Kashmir’s first election since Article 370 abrogation

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The first phase of the District Development Council (DDC) election, to be held over eight phases, in Jammu and Kashmir started today, 28 November, amid tight security. 

On Srinagar outskirts, Harwan and Dhara are two constituencies that have traditionally voted for the National Conference (NC). However, the turnout was initially dull in the morning, it picked up in the later half with Srinagar district recording 33.76 percent voter turnout.

The regional parties have come together under the banner of the People’s Alliance of Gupkar Declaration (PAGD), their candidate was the NC’s Ali Mohammad Rather from Harwan.

Known in the constituency as a “lucky champion”, Rather is a serving sarpanch. His daughter, Asma Jan, had been out in the streets since 8 am to make sure their voter base gets him past the line.

Jan herself last voted in panchayat elections and it was her third time voting in an election. “Panchayat and now DDC, I will be voting for him not just because of my relation to him, but because he’s an honorable man who gets work done,” she said.

As many as 1,475 candidates were in the fray for the first phase of the polls, the first to be held after the abrogation of J-K’s semi-autonomy last August. A total of 172 candidates contested from the Kashmir Valley while 296 were in the fray from Jammu, as per officials.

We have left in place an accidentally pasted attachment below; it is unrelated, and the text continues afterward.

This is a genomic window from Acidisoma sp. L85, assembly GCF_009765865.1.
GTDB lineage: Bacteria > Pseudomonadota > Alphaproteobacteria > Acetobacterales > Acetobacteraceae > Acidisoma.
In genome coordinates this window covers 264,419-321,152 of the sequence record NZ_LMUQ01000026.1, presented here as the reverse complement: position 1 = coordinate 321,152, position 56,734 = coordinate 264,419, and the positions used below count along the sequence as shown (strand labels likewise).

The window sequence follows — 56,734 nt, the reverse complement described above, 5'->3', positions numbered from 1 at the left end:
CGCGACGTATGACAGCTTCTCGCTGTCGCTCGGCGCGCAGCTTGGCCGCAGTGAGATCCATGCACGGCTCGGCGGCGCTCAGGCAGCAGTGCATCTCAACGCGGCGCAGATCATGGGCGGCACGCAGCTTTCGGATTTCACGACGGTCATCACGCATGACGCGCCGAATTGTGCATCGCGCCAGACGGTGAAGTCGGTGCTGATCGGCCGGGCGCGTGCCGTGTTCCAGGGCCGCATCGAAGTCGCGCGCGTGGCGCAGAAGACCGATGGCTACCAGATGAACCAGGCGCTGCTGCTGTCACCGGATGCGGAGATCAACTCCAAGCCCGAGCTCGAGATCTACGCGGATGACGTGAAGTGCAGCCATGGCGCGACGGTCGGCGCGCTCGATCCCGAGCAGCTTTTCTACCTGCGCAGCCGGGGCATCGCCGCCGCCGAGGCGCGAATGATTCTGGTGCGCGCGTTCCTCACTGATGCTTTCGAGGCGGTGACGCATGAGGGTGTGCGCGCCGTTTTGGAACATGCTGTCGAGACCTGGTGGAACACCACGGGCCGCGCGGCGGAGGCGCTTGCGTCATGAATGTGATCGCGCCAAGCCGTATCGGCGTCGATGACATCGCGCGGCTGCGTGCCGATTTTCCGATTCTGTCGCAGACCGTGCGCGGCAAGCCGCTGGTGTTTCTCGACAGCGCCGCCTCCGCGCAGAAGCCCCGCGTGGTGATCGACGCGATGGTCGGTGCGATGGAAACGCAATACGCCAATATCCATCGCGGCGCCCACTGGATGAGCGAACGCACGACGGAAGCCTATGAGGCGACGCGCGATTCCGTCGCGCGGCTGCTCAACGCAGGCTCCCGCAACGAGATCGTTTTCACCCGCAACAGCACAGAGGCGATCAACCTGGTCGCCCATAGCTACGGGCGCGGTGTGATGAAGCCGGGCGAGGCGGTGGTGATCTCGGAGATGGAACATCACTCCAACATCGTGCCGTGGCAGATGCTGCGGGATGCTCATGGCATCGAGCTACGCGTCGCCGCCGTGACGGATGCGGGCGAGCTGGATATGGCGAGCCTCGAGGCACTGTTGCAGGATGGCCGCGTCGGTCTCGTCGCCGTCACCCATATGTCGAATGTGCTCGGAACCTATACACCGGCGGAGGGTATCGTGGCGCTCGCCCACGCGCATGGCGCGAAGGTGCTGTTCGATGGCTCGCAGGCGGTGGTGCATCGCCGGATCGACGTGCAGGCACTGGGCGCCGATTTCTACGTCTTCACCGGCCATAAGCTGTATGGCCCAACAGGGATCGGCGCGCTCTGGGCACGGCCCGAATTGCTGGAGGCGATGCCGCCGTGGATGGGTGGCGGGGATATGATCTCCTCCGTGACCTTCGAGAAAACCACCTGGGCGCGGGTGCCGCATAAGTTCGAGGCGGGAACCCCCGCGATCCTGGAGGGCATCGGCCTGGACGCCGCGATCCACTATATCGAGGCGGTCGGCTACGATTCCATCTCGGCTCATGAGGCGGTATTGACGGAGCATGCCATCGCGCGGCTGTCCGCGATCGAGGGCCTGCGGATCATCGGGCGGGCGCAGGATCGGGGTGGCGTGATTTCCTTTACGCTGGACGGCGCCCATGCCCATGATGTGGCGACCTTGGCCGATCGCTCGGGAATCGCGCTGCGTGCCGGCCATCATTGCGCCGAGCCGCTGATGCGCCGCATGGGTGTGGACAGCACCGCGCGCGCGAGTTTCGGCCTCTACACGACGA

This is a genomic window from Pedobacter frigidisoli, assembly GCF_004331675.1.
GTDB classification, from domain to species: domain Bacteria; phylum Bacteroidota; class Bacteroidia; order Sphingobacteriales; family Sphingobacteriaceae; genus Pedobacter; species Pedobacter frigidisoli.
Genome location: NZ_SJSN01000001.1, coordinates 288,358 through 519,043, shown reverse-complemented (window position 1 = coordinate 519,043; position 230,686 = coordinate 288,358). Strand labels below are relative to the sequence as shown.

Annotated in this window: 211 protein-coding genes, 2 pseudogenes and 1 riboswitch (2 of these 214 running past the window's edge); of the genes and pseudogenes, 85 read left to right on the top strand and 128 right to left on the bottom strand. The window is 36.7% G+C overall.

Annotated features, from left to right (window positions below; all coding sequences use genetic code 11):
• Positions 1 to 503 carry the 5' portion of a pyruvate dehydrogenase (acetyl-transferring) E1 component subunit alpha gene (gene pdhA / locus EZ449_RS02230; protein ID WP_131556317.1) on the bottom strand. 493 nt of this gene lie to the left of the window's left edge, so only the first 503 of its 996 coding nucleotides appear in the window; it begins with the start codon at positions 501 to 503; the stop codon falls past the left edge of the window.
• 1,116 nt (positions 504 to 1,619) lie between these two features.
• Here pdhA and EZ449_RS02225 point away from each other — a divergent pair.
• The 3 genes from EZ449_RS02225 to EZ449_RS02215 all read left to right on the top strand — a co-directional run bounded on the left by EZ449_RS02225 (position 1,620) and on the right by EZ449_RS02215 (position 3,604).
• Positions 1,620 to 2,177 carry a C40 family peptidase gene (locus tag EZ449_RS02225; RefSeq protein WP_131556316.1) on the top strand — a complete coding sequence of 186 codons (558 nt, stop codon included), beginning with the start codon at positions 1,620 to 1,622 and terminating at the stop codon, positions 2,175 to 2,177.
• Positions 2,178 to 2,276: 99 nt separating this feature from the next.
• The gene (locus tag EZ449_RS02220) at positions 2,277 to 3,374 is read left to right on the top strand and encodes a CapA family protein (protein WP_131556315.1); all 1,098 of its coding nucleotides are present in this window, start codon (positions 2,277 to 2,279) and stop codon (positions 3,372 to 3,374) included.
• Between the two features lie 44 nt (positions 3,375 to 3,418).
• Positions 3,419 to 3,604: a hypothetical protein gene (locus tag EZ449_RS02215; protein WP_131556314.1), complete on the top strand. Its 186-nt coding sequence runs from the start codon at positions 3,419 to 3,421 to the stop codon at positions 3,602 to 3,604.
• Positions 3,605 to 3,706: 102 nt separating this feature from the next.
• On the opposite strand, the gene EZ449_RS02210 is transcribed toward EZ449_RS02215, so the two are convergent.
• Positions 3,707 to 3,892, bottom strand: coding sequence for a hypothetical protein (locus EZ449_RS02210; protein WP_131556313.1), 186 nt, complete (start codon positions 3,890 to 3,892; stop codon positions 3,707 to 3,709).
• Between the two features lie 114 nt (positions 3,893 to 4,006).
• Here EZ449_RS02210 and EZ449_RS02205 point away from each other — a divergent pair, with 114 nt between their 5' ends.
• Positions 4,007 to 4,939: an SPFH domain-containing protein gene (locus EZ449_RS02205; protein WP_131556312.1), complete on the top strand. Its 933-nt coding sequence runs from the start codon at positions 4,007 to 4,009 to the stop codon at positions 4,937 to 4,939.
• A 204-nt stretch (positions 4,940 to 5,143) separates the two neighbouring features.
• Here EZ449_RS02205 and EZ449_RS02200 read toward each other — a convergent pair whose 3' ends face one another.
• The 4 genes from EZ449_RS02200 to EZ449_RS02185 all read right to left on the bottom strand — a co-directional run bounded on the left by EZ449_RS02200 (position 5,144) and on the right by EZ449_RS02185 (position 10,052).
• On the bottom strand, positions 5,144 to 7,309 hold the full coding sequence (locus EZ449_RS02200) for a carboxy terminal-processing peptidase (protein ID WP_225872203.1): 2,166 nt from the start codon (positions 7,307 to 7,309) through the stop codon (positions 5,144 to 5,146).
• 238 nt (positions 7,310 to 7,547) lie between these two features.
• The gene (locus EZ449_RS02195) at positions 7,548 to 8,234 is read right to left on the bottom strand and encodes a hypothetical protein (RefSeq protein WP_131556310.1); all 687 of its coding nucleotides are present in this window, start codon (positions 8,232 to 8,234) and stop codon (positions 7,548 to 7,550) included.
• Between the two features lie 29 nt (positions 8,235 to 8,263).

It is also the first time district level elections are being held in the erstwhile state. The DDC as a new body of governance will replace the District Planning and Development Council and its elected members will hold office for a term of five years. 

The elections are a litmus test for both, the People’s Alliance as well as the BJP and its potential allies in the future. The People’s Alliance has already accused the BJP of scuttling their efforts during the campaigning.

Local residents of Theed, an area which falls within the Harwan constituency, claimed that their polling booth was shifted last night at 10 pm without any prior notice by officials. “Someone is playing dirty tricks and we know that,” said Jan. “The last polling booth was in the immediate vicinity of the voters but now it’s one kilometer away.”

The police and paramilitary personnel present on that polling booth, however, assured that it was done due to an assessment of security threats and that it was not uncommon to change booths at the last minute given the situation.

The overall security situation in the polling areas was under control according to Inspector General, Central Reserve Police Force for Srinagar Sector, Charu Sinha. Speaking to the press near one of the polling booths she said the polling was, “smooth and with good participation from the people.”

In the upper areas of Harwan falls the Dhara constituency where residents of Fakir Gujri, a hamlet dominated by the Gujjar community, participated in large numbers.